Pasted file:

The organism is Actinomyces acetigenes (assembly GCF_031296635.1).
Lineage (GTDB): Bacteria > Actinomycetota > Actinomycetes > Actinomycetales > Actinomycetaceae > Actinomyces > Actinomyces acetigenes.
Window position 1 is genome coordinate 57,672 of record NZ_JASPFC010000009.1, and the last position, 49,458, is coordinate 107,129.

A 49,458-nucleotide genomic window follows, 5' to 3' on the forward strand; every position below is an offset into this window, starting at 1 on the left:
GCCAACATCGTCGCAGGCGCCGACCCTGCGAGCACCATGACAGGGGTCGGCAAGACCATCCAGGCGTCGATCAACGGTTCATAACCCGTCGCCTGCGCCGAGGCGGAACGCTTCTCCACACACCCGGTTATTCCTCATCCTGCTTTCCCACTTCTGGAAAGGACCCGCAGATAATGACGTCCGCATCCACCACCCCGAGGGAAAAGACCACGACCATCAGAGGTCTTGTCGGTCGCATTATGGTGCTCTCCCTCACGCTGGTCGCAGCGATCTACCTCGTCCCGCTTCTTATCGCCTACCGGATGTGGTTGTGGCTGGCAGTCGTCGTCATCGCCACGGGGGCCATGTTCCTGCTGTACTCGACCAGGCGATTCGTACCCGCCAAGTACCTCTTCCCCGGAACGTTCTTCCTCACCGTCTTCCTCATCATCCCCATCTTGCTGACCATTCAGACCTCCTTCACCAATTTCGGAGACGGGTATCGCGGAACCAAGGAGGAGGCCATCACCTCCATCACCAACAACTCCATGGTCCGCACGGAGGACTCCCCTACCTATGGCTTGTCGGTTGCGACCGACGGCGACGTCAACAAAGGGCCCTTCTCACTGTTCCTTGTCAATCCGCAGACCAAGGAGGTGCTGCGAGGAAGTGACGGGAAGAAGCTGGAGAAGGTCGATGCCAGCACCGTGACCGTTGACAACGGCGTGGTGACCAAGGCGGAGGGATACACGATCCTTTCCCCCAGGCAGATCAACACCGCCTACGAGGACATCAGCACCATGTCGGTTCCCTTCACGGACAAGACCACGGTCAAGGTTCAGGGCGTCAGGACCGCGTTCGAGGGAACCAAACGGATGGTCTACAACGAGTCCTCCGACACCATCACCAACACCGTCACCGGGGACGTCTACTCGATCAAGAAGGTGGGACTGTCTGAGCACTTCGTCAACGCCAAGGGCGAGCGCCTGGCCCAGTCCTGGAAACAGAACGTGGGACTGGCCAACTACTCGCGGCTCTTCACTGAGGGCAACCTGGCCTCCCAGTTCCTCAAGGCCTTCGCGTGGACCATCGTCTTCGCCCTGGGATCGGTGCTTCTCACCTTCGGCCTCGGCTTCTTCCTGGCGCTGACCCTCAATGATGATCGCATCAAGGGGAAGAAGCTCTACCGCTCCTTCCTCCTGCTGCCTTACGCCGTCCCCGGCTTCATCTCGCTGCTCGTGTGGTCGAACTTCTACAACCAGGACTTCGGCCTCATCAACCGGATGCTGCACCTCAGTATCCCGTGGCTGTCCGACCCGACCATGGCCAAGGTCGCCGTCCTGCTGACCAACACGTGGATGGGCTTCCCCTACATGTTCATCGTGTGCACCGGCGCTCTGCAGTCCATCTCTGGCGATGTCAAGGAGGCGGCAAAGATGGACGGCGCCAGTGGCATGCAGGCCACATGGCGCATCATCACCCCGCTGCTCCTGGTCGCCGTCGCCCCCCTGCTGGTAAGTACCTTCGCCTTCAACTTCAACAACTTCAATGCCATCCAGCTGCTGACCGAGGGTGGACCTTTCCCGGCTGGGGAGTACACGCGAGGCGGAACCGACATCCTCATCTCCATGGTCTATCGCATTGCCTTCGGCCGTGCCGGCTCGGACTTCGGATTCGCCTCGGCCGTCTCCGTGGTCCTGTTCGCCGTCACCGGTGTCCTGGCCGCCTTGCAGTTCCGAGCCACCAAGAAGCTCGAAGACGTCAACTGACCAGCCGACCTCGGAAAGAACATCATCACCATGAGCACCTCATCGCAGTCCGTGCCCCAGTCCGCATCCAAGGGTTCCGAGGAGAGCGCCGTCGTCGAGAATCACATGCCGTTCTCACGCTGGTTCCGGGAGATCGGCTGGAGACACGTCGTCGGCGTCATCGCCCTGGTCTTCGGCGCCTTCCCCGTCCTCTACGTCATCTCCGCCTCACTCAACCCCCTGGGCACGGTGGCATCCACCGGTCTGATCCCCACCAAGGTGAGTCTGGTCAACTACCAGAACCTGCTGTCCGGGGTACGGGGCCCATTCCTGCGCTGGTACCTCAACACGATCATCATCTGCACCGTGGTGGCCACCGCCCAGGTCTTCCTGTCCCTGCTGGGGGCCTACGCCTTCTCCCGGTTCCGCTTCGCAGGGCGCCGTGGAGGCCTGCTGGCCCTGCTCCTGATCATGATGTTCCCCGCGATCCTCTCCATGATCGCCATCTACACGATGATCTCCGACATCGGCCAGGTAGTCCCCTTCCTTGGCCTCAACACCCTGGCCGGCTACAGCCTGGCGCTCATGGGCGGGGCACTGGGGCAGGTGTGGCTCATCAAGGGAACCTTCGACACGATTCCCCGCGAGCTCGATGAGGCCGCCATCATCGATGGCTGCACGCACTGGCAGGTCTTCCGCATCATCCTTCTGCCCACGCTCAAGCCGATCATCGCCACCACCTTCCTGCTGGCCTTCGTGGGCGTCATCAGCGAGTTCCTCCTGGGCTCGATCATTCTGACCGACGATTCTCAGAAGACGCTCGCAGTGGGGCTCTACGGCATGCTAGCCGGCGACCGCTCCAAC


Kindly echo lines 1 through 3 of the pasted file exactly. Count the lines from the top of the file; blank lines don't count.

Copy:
The organism is Actinomyces acetigenes (assembly GCF_031296635.1).
Lineage (GTDB): Bacteria > Actinomycetota > Actinomycetes > Actinomycetales > Actinomycetaceae > Actinomyces > Actinomyces acetigenes.
Window position 1 is genome coordinate 57,672 of record NZ_JASPFC010000009.1, and the last position, 49,458, is coordinate 107,129.